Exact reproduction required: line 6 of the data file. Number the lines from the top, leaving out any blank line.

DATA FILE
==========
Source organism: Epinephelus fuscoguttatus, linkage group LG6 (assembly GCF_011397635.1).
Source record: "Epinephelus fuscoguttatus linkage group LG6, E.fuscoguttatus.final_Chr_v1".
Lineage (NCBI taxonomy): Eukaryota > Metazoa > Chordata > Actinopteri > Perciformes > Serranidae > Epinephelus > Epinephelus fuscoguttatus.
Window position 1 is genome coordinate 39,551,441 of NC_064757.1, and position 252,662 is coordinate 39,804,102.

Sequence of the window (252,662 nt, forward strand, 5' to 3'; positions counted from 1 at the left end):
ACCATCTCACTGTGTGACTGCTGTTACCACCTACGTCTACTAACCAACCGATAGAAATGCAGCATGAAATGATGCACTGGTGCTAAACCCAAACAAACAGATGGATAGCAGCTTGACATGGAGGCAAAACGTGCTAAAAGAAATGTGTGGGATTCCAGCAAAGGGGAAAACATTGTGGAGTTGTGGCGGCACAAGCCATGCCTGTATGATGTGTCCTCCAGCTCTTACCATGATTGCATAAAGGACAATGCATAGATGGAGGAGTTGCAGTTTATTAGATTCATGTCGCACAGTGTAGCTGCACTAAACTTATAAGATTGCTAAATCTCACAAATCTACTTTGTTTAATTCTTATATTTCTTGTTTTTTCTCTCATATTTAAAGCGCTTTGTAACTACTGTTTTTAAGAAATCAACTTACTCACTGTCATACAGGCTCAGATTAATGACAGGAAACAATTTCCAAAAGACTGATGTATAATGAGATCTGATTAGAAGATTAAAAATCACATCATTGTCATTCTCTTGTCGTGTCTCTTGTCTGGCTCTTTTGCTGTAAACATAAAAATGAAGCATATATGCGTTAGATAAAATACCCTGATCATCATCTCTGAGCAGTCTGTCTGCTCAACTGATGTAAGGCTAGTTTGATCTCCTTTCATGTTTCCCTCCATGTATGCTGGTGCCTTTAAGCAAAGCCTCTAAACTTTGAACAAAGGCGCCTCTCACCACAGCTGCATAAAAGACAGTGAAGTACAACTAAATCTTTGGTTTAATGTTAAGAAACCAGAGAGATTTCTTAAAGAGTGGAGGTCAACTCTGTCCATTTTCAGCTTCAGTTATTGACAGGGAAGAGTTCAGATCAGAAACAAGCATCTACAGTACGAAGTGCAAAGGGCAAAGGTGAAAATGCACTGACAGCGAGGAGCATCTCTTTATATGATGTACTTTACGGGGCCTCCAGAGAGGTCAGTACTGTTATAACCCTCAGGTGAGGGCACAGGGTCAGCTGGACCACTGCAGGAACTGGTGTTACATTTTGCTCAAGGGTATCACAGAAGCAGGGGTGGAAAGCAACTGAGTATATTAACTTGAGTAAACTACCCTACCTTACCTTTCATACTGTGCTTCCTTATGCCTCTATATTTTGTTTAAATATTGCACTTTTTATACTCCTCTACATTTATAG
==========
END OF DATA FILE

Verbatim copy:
ACCATCTCACTGTGTGACTGCTGTTACCACCTACGTCTACTAACCAACCGATAGAAATGCAGCATGAAATGATGCACTGGTGCTAAACCCAAACAAACAGATGGATAGCAGCTTGACATGGAGGCAAAACGTGCTAAAAGAAATGTGTGGGATTCCAGCAAAGGGGAAAACATTGTGGAGTTGTGGCGGCACAAGCCATGCCTGTATGATGTGTCCTCCAGCTCTTACCATGATTGCATAAAGGACAATGCATAGATGGAGGAGTTGCAGTTTATTAGATTCATGTCGCACAGTGTAGCTGCACTAAACTTATAAGATTGCTAAATCTCACAAATCTACTTTGTTTAATTCTTATATTTCTTGTTTTTTCTCTCATATTTAAAGCGCTTTGTAACTACTGTTTTTAAGAAATCAACTTACTCACTGTCATACAGGCTCAGATTAATGACAGGAAACAATTTCCAAAAGACTGATGTATAATGAGATCTGATTAGAAGATTAAAAATCACATCATTGTCATTCTCTTGTCGTGTCTCTTGTCTGGCTCTTTTGCTGTAAACATAAAAATGAAGCATATATGCGTTAGATAAAATACCCTGATCATCATCTCTGAGCAGTCTGTCTGCTCAACTGATGTAAGGCTAGTTTGATCTCCTTTCATGTTTCCCTCCATGTATGCTGGTGCCTTTAAGCAAAGCCTCTAAACTTTGAACAAAGGCGCCTCTCACCACAGCTGCATAAAAGACAGTGAAGTACAACTAAATCTTTGGTTTAATGTTAAGAAACCAGAGAGATTTCTTAAAGAGTGGAGGTCAACTCTGTCCATTTTCAGCTTCAGTTATTGACAGGGAAGAGTTCAGATCAGAAACAAGCATCTACAGTACGAAGTGCAAAGGGCAAAGGTGAAAATGCACTGACAGCGAGGAGCATCTCTTTATATGATGTACTTTACGGGGCCTCCAGAGAGGTCAGTACTGTTATAACCCTCAGGTGAGGGCACAGGGTCAGCTGGACCACTGCAGGAACTGGTGTTACATTTTGCTCAAGGGTATCACAGAAGCAGGGGTGGAAAGCAACTGAGTATATTAACTTGAGTAAACTACCCTACCTTACCTTTCATACTGTGCTTCCTTATGCCTCTATATTTTGTTTAAATATTGCACTTTTTATACTCCTCTACATTTATAG